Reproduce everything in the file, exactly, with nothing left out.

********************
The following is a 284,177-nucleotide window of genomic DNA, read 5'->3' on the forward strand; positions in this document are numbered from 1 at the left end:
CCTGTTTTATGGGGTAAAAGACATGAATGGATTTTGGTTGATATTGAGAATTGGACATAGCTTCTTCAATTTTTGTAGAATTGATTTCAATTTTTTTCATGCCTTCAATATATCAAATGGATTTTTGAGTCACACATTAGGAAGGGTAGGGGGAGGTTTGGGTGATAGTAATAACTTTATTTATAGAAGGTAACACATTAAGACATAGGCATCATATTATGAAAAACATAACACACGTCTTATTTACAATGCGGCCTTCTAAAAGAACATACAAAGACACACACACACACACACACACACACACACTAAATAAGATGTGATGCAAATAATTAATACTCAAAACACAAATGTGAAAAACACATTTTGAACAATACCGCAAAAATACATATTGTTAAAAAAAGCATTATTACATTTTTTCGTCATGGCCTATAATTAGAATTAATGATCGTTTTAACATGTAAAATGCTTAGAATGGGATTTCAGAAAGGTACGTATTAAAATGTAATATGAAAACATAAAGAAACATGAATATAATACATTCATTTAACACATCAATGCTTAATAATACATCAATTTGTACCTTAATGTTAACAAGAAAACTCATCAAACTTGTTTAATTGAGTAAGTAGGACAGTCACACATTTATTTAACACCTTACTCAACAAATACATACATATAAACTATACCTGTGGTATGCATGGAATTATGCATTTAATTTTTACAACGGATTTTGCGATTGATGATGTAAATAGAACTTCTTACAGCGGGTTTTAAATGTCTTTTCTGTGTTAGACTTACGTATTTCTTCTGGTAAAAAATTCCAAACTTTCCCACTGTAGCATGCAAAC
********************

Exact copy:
The following is a 284,177-nucleotide window of genomic DNA, read 5'->3' on the forward strand; positions in this document are numbered from 1 at the left end:
CCTGTTTTATGGGGTAAAAGACATGAATGGATTTTGGTTGATATTGAGAATTGGACATAGCTTCTTCAATTTTTGTAGAATTGATTTCAATTTTTTTCATGCCTTCAATATATCAAATGGATTTTTGAGTCACACATTAGGAAGGGTAGGGGGAGGTTTGGGTGATAGTAATAACTTTATTTATAGAAGGTAACACATTAAGACATAGGCATCATATTATGAAAAACATAACACACGTCTTATTTACAATGCGGCCTTCTAAAAGAACATACAAAGACACACACACACACACACACACACACACACTAAATAAGATGTGATGCAAATAATTAATACTCAAAACACAAATGTGAAAAACACATTTTGAACAATACCGCAAAAATACATATTGTTAAAAAAAGCATTATTACATTTTTTCGTCATGGCCTATAATTAGAATTAATGATCGTTTTAACATGTAAAATGCTTAGAATGGGATTTCAGAAAGGTACGTATTAAAATGTAATATGAAAACATAAAGAAACATGAATATAATACATTCATTTAACACATCAATGCTTAATAATACATCAATTTGTACCTTAATGTTAACAAGAAAACTCATCAAACTTGTTTAATTGAGTAAGTAGGACAGTCACACATTTATTTAACACCTTACTCAACAAATACATACATATAAACTATACCTGTGGTATGCATGGAATTATGCATTTAATTTTTACAACGGATTTTGCGATTGATGATGTAAATAGAACTTCTTACAGCGGGTTTTAAATGTCTTTTCTGTGTTAGACTTACGTATTTCTTCTGGTAAAAAATTCCAAACTTTCCCACTGTAGCATGCAAAC